“Critical Stage One is when the level is 7.01m while Stage Two is 6.70m,” he told a press conference at the Bukit Merah Laketown Resort yesterday.

“The Perak Drainage and Irrigation Department (DID) is preparing additional water pumps for padi farmers to recycle their existing water supply for their farms,” he said.

He added that the Kerian District Office would be meeting today to evaluate the water issue before tabling it to the Perak government.

“We will then decide if there is a need to present it to the National Disaster Management Agency for them to address the damage or losses incurred due to the dry weather,” he said.

He stressed that the matter only concerns northern Perak and not the entire state.

30,000 Kuantan residents to experience water cuts from Thursday
NIK IMRAN ABDULLAH New Straits Times 25 Apr 16;

KUANTAN: Water supply disruptions will affect 30,000 subscribers here on Thursday and Friday as there will be upgrading works by state water authority and Tenaga Nasional Bhd (TNB) during the period.

In a statement today, Pahang Water Management Bhd (Paip) said works to link distribution pipes would be carried out in Indera Mahkota (IM) 15 on April 28-29. "Water supply will be cut off from 8pm on Thursday until 8am on Friday," it said.

Paip said the affected areas include Astana Golf, Bukit Istana, Kota SAS, Taman Alam Perdana and Taman Damai.

Also affected will be IM 13, 14 and 15, Kampung Padang, Taman Impian, Mara Professional College, Bukit Kuin and Bukit Bakong.

Paip said works to upgrade systems by TNB would affect areas in Felda Lepar Hilir 1, 2 , 3, 4, 5, 6 and 7, Taman Saujana, Gambang Water Park, Pulau Manis, Matriculation College and Community College.


Kedah seeks new dam and canal to solve water woes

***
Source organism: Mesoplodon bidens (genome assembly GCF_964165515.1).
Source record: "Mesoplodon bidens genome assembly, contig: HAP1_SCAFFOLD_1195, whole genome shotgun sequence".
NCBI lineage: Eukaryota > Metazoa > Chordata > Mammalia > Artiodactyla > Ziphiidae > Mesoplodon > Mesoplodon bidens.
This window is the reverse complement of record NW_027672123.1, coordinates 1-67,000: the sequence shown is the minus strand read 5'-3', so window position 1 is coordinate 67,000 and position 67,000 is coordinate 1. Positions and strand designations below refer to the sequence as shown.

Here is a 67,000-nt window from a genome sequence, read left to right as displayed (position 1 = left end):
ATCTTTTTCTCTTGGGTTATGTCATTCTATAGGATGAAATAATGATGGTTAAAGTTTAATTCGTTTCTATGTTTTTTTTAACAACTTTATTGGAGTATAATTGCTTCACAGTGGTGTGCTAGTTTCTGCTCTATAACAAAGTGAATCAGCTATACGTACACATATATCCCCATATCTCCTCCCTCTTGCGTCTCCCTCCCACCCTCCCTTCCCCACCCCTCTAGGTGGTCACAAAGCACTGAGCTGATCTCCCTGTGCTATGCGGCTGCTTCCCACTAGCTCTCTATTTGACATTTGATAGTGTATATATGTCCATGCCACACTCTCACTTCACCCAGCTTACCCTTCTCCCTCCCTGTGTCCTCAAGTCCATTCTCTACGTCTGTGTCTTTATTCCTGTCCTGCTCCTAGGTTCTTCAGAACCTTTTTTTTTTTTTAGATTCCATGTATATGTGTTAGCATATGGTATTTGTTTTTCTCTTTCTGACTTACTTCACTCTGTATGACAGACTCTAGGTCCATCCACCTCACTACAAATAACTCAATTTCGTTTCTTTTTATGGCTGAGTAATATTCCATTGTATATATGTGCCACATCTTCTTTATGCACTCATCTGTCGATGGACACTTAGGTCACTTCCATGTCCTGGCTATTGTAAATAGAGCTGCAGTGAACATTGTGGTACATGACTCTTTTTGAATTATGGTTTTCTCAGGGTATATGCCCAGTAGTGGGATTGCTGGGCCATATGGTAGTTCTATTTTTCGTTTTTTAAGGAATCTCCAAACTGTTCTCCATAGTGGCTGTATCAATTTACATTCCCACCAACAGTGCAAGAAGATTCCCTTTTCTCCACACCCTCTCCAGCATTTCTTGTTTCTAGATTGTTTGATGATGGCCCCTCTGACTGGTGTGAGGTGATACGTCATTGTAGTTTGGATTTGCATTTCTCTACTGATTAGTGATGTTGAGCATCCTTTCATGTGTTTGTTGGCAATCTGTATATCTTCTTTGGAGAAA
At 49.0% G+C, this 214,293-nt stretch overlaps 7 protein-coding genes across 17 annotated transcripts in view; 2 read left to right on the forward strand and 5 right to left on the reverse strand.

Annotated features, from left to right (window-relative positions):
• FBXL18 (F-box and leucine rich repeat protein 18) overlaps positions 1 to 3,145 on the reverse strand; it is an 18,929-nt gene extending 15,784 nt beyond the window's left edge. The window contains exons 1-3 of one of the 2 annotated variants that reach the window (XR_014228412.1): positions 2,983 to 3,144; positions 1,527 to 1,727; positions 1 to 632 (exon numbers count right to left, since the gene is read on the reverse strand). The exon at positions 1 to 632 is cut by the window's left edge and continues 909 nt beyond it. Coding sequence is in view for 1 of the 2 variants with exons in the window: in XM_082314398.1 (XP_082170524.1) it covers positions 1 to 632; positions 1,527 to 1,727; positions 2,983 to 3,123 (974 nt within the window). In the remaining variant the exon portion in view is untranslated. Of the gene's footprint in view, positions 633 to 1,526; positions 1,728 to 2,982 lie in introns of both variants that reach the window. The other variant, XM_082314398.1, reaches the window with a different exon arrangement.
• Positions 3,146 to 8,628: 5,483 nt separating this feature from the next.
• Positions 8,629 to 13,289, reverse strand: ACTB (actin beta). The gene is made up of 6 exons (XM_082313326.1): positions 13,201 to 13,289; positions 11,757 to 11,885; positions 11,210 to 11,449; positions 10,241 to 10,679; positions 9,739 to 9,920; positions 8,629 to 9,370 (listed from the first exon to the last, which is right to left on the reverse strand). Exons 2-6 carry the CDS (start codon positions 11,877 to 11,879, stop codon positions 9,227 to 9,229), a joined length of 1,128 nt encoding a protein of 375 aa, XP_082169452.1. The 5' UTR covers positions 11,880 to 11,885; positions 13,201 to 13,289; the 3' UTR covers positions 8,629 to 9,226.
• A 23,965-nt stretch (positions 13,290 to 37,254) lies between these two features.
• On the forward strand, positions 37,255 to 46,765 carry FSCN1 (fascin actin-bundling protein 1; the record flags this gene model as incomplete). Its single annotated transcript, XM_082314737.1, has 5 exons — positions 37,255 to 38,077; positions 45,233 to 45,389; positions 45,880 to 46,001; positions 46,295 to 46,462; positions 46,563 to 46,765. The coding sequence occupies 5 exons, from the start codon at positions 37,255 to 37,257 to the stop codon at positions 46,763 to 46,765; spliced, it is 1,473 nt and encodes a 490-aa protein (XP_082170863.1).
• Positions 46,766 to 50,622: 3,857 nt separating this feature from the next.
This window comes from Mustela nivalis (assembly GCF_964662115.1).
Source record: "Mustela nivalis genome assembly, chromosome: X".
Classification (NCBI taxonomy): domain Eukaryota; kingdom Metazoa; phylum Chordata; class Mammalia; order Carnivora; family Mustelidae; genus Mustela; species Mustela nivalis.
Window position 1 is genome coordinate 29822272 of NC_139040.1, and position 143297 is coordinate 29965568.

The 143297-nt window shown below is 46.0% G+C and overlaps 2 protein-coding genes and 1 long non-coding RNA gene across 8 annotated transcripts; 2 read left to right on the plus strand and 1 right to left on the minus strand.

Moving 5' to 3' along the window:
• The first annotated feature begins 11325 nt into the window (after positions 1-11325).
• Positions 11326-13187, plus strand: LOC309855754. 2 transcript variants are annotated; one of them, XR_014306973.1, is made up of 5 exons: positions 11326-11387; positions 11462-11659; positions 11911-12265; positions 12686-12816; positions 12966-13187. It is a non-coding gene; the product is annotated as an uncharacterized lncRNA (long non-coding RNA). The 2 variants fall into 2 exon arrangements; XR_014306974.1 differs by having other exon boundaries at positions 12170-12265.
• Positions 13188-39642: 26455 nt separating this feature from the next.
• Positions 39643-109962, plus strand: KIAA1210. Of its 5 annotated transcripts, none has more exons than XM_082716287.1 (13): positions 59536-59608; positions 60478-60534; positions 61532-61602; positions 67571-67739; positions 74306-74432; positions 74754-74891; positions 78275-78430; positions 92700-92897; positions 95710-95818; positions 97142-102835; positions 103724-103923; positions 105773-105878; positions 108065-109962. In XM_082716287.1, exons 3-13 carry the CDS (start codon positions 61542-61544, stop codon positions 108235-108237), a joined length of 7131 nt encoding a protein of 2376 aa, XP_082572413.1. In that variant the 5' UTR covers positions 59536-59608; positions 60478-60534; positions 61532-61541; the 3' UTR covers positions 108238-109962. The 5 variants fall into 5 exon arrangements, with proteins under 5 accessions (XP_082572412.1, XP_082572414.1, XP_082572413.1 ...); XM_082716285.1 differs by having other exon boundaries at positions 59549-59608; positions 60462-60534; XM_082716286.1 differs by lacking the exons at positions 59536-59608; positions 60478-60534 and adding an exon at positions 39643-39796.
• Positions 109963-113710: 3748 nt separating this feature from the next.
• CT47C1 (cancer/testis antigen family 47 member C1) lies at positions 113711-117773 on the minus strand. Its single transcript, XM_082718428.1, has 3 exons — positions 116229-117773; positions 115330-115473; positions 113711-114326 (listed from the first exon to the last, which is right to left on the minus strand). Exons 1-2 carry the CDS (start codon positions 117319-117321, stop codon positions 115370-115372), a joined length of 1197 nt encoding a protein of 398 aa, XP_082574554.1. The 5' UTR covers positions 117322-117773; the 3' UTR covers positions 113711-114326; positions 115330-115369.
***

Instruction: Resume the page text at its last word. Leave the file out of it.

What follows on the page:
The Star 26 Apr 16;

ALOR SETAR: Kedah plans to build a RM650mil dam and a 23km canal as a long-term measure to overcome water shortages in the Rice Bowl state.

The RM650mil reservoir, to be named Nauk Dam, straddles Pendang and Sik districts and will be the state’s fifth dam.

The canal, dubbed Jeniang Transfer which will form the main artery for water out of Beris Dam, connects with other waterways and could add to Penang’s water woes when it becomes a physical reality.

Mentri Besar Datuk Seri Ahmad Bashah Md Hanipah said water from Beris Dam flows directly to Penang “but would be diverted through the canal for use in the state”.

“Kedah needs a new dam. The four major dams – Ahning, Beris, Muda, and Pedu – in the state are not enough and the new dam project is estimated to cost about RM650mil.

“The projects are on the drawing board and we would like to proceed with them immediately.

“The Economic Planning Unit is now discussing the dam and canal projects with the Ministry of Agriculture and Agro-Based Industry and relevant agencies.

“However, the state needs the cooperation and financial support from the Federal Government for the projects. It is a massive undertaking,” he told a press conference after the third sitting of the third term of the 13th State Legislative Assembly Meeting held at Wisma Darul Aman here yesterday.

Bashah said the Kedah e-Tutor, an online education portal launched by his predecessor Datuk Seri Mukhriz Mahathir in 2015, had been suspended due to cost factors.

The RM18mil initiative by the state government was for the benefit of Year Four to Form Five students in the state.

Under the project, students in the state had free access to 80 different subjects on the e-Tutor portal.

Bashah said the state government would look at other ways to help students with their studies.

Earlier when winding up the emergency motion tabled by Ahmad Saad @ Yahya (PAS-Alor Mengkudu) on water supply in the state, Ahmad Bashah (BN-Bakar Bata) said “the state is proposing to turn sand mining sites to store water to ensure sufficient supply of water”.


Takong Lake slowly coming back to life
The Star 26 Apr 16;

GERIK: Slowly but surely, water is pooling again in Takong Lake, much to the relief of Pengkalan Hulu folks.